Although a fair amount of research goes into each of her novels, for Close Relations, "a love story set against a background of ethnic, sexual and New York Democratic politics," Isaacs had some experience she could tap into.
She began her writing career in her 20's working for Seventeen magazine and though she liked it she "was getting tired of writing adolescent stuff mainly because my own adolescence was not that far in the past."
Tapping into her passion for politics, she decided to volunteer for Herman Badillo's race for mayor in a New York Democratic primary in the late '60s. Isaacs walked into campaign headquarters and offered her services. She told them she wrote for Seventeen magazine and they simply said, "Oh you're a writer, good you'll be a speech writer."
She continued writing political speeches for various candidates "and it got me out of the chirpy Seventeen mode, it satisfied my needs as a political junky and it also gave me a sense of voice." It gave her a sense of the voice the candidates wished to have as well.
"They all wanted to sound like JFK, and this was the '70s, and my job was to tell them, 'listen, you're a guy from the Bronx and essentially monosyllabic; you're not JFK and I'm not Theodore Sorenson, so let's do the best possible job we can and make it sound like you."
She no longer writes speeches but politics finds its way into her novels nonetheless, such as in her 2004 release Any Place I Hang My Hat, where the heroine is a 28-year-old political reporter.
The ideas for Isaacs' books materialize as characters and she takes her time, a few years to be exact, carefully filling in the details of each story. "I take time out for life," she said. "I know writing is a craft, and on occasion it's an art, but it's a job, so I work regular hours. It's toward the end of the novel I become obsessed and then I find reality annoying. And so I ignore it as best I can and I just want to stay in that world of my novel."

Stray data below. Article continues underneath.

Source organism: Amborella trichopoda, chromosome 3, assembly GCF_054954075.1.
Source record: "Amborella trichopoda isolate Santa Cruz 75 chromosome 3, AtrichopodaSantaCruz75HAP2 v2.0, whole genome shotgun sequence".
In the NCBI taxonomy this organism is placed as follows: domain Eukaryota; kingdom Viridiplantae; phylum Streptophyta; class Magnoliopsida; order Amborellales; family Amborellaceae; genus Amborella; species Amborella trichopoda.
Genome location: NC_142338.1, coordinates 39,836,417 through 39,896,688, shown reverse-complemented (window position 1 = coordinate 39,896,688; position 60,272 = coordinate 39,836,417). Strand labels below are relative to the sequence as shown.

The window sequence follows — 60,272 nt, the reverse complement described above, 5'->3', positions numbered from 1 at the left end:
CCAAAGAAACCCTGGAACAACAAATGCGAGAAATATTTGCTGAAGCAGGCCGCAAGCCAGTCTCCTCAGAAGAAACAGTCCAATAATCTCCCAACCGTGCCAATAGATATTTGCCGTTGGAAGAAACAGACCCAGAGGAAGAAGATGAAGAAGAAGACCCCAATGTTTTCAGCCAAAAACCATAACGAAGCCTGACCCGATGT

The concept for her most recent book, Past Perfect, released in February, began with " . . . this character and all I knew about her was something in the past was really bothering her."
The character, Katie, had been an analyst for the CIA and was fired without reason. She ultimately reinvents herself – terrific husband and kid, successful job writing for the long running TV series "Spy Guys" – but is never able to let go of the firing. A former member of the Agency suddenly asks for Katie's help, promising to tell the truth about the incident in exchange.
Now that Past Perfect has been published, Isaacs is back at work on her next book, about "a pretty and charming and superficial" woman whose husband is murdered. Hers is a story about the search for justice and whether this "ethical lightweight" can become a deeper person from this experience.
Given the reactions of her fans at The Hampton Library, it is safe to say Isaacs' readers are eagerly awaiting her newest literary addition.